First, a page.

Domestic Partnership in California

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 What Is a Registered Domestic Partnership in California?

Domestic partnerships are relationships between two individuals who reside together and who share common domestic responsibilities, for example, caring for family members who reside in their home and maintaining their living space. Domestic partnerships were created to recognize same-sex marriage.

Many states, however, abolished domestic partnerships when same-sex marriage was legalized in 2015. Despite the reduction in use, there are a handful of states that recognize domestic partnerships regardless of the sexual orientation of the partners.

Individuals in domestic partnerships enjoy many of the same rights as married couples. However, domestic partnership laws and rights may vary widely among the states that recognize this nonmarital status.

Rights and benefits that are afforded to domestic partnerships may include:

  • Housing rights;
  • Death benefits;
  • Parental leave;
  • Spousal benefits, such as:
    • Health;
    • Vision; and
    • Dental insurance.

One consistency among states that authorize domestic partnerships is that the federal government does not grant domestic partners the same tax benefits that are provided to couples that are married. In addition, there are certain states that require domestic partners to register in order to verify their legal status, which makes them eligible to receive benefits under domestic partnership laws.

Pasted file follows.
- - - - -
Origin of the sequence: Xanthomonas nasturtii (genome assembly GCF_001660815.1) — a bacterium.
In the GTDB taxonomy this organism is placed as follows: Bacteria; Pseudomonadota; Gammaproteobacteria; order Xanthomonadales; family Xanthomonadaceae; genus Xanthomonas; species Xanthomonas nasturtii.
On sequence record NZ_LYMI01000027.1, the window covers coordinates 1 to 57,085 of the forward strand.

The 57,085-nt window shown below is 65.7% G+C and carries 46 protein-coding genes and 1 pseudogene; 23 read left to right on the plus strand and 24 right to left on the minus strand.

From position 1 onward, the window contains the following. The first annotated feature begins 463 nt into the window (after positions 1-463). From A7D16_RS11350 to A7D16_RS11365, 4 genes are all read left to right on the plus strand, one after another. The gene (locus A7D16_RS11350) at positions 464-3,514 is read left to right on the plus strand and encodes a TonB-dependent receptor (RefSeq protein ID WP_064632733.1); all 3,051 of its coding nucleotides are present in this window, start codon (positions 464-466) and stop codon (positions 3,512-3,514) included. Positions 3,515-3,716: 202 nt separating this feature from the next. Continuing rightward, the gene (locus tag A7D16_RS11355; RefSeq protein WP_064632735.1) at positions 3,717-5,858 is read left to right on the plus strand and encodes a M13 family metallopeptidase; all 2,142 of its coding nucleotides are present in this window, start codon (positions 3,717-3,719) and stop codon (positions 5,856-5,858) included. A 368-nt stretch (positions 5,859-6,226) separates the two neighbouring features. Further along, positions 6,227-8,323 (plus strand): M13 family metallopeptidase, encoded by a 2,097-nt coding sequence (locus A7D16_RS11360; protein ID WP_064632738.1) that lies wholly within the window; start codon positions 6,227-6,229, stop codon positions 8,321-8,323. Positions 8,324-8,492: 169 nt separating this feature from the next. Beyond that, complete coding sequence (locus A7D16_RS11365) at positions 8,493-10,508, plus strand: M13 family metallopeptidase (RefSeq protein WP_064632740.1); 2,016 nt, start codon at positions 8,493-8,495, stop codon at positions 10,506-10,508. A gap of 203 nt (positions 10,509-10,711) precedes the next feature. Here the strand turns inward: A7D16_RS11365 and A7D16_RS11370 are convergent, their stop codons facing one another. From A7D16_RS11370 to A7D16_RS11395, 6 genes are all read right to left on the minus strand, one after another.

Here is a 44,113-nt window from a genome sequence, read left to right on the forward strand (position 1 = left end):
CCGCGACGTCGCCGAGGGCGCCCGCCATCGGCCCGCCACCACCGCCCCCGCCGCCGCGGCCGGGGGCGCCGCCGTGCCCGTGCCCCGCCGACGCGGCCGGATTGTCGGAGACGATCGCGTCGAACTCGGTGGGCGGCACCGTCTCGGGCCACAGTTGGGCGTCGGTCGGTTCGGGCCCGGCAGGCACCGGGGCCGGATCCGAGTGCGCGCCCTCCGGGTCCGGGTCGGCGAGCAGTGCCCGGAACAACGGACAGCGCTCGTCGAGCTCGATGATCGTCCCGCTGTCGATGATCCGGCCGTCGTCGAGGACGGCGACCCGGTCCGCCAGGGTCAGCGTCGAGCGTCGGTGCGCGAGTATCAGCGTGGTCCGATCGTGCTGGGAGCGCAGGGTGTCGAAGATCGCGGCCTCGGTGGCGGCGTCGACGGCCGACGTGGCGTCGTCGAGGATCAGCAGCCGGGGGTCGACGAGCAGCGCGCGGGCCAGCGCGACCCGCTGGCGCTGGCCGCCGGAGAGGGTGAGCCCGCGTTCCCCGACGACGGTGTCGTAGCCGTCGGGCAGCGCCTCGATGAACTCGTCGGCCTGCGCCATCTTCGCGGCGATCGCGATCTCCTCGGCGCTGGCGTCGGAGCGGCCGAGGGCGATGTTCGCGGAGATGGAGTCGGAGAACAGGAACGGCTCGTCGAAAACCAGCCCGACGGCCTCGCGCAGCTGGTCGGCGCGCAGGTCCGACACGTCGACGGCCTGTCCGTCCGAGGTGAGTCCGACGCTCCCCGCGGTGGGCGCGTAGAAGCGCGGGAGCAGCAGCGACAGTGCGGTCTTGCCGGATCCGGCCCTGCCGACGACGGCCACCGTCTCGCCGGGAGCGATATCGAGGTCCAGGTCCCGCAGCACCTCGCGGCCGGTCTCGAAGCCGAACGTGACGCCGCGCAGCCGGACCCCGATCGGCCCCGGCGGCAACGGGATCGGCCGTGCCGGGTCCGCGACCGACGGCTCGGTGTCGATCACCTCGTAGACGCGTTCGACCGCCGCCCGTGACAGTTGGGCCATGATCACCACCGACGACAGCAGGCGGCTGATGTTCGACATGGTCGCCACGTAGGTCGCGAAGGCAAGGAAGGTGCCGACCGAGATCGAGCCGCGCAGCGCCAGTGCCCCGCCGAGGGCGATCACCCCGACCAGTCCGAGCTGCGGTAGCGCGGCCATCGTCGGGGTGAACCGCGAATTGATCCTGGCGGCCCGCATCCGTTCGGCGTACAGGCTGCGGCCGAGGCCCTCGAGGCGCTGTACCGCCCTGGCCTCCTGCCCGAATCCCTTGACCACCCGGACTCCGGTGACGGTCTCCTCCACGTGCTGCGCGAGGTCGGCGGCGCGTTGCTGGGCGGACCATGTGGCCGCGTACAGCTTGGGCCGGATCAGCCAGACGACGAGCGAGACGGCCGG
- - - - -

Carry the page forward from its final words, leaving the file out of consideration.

In contrast to a marriage, this process does not require any type of official ceremony to formalize the relationship. However, it requires the parties to sign a declaration and file the required documents with the Secretary of State.

Who Can Register for a Domestic Partnership?

In California, both same-sex couples and heterosexual couples can register for a domestic partnership as long as they meet the requirements, which include:

  • Both of the individuals have voluntarily consented to be involved in the domestic partnership;
  • Neither of the individuals can be involved in another marriage or other relationship that is pending dissolution;
  • The individuals cannot be related by blood or in another way that would prevent them from being legally married in the State of California;